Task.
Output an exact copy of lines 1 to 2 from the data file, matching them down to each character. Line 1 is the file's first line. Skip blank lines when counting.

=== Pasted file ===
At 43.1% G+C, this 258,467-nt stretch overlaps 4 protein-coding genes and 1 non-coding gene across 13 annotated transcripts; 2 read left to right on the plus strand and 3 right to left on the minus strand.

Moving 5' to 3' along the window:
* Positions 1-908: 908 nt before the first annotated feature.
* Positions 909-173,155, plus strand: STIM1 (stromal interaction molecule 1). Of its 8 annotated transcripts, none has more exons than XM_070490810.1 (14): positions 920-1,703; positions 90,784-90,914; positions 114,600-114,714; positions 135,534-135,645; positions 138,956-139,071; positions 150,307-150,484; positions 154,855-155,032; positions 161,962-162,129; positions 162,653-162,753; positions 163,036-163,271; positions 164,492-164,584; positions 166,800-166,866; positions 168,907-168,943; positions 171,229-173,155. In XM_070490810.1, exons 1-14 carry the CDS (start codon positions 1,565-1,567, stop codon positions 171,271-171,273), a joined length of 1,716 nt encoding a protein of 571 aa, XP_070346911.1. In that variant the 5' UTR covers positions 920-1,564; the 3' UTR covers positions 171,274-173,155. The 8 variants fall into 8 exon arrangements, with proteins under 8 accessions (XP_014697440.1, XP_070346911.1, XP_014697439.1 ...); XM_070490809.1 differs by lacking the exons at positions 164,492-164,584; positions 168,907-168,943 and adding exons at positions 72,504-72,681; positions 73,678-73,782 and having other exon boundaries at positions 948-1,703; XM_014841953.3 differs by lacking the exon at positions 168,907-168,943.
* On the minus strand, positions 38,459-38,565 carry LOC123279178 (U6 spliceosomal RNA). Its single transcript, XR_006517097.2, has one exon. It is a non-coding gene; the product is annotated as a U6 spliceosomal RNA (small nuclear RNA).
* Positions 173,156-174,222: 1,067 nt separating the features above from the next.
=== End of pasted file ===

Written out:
At 43.1% G+C, this 258,467-nt stretch overlaps 4 protein-coding genes and 1 non-coding gene across 13 annotated transcripts; 2 read left to right on the plus strand and 3 right to left on the minus strand.

Moving 5' to 3' along the window: